Railways that were once used to move coal to generate electricity could be used to carry the electricity itself –  if a study finds that high-voltage power cables can be safely run along the tracks.

Photo by Matthew Henry on Unsplash

HS1, the high-speed rail link between London and the Channel Tunnel, has commissioned a study to examine the options for distributing electricity along the tracks. HS1 says this could be done using a new cable within the existing train line boundary to help power homes and industries in the area and support National Grid capacity.

Although running cables alongside railways to carry telecoms has been around for several decades, it’s never been tried as a way of distributing electricity. With a large upgrade of the National Grid needed to support the transition to renewable power generation, there could be a market for the railways to lay cables and sell capacity on them to the energy companies.

If the study shows that it can be done safely without affecting the trains and signalling systems.

Wendy Spinks, Commercial Director at HS1, said: “We are very excited to work with the University of Kent to explore the opportunities to diversify the use of the HS1 infrastructure, boost clean energy capacity and growth in the regional economy.

“We have a fantastic asset in our 109 km rail line running through Kent, and we look forward to working with key stakeholders to understand how we can help support energy resilience in Kent.”

The study will last six months and involve interviews and workshops with representatives from the National Grid, DfT, DESNZ, NFU, Kent County Council, borough councils, and several energy companies and institutes. The University of Kent is also building a simulation model to scope future opportunities and to explore whether this solution could be replicated across the UK and worldwide.

If it works, one option would be for cables to be laid within protective concrete trenches alongside the railway  – similar to how they were buried along the Regents Canal. Depending on the amount of power to be transmitted, there may be a requirement for cooling the cables to be added as well, as sealed boxes would lack the ventilation needed to deal with the heat that high-voltage electricity cables generate.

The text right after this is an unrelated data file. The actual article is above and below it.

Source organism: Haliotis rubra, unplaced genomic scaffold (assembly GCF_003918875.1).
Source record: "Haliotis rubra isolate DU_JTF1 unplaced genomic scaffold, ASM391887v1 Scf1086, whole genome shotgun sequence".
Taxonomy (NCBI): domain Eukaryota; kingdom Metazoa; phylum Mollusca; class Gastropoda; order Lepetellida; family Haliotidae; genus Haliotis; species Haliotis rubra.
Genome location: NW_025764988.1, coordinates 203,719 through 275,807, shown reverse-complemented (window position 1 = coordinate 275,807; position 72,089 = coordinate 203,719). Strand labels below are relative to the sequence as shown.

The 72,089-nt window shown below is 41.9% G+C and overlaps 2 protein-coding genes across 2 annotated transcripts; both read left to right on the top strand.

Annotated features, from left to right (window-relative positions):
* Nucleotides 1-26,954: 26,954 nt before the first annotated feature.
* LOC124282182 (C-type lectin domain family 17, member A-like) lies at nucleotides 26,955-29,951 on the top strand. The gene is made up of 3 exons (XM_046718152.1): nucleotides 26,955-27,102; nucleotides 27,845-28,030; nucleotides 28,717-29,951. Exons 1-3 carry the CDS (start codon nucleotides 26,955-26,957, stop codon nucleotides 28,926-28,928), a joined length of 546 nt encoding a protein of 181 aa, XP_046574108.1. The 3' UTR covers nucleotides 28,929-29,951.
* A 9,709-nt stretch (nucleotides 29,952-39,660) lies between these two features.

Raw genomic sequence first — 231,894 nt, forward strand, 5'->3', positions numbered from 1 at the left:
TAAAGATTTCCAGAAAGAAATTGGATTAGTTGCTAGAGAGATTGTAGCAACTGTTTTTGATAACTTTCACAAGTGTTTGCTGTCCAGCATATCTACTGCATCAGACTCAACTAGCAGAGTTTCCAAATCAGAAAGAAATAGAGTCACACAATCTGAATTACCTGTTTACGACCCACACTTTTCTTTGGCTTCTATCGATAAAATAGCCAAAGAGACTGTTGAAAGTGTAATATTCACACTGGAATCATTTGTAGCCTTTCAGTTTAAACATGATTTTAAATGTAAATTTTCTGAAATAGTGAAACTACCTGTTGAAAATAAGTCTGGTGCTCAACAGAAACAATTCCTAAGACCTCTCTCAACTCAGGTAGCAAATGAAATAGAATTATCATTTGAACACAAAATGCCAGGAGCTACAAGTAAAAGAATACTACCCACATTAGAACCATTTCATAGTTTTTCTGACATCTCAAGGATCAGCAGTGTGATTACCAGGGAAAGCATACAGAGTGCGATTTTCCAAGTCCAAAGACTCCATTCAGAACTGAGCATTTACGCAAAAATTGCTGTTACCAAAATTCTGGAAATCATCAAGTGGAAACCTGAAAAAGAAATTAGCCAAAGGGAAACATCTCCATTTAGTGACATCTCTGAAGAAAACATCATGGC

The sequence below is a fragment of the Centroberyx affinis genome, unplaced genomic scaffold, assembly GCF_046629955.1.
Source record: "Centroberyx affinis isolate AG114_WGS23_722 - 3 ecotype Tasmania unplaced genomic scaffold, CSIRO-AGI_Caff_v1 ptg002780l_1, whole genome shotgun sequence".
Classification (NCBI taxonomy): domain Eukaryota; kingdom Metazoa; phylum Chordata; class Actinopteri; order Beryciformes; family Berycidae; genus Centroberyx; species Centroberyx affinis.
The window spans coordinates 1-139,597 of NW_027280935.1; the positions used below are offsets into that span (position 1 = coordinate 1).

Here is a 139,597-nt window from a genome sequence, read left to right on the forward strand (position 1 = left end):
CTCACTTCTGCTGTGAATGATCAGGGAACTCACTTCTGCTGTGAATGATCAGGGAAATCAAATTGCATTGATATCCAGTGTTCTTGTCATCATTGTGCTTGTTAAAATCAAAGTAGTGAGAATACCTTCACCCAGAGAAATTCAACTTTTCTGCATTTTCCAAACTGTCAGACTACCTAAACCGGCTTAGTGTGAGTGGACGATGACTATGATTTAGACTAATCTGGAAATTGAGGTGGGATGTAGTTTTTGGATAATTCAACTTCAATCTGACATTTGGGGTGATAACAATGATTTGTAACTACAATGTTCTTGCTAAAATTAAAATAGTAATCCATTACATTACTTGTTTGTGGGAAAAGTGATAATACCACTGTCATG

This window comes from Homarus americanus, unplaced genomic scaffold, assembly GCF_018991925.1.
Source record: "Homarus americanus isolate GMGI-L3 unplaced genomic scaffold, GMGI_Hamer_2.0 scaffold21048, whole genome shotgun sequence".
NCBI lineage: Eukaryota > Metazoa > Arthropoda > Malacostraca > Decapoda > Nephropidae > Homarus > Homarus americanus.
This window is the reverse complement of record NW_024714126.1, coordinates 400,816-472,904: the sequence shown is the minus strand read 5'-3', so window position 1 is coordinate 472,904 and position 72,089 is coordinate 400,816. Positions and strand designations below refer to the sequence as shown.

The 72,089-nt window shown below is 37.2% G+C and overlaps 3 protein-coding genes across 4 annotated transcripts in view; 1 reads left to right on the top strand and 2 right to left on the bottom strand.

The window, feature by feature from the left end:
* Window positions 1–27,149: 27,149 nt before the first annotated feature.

Who knows, maybe the heat from cables could be optimised to defrost railway points on cold days.


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  1. Richard King says:

    This potentially very good news as an alternative to the new unsightly and environmentally damaging pylons that are being planned. Many other European countries bury their power cables, but here they always go for the cheapest option.

  2. Fire Power says:

    I wonder why they think it is a new idea. In the 1930s the Eltham to Depford 132 kV circuits ran along the railway. In 1960, they wanted to connect Belevedere Power Station in Kent, to the national grid. A significant part of the routes to Sydenham and Depford, went along troughs along side the railways. Belevedere has gone but some cable routes have been diverted into Eltham. These are just a couple of routes I personally know about. There must be hundreds of other routes.

    • Richard Ash says:

      Absolutely. Distribution cables (132kV and below) are run along rail corridors in many, many places.

      I think transmission cables (275kV and up, or HVDC) are not presently run inside the railway fence, with the exception of the Channel Tunnel, where there is an HVDC transmission link through the tunnels.

      I presume this is what the press release author was getting at, but getting wrong.

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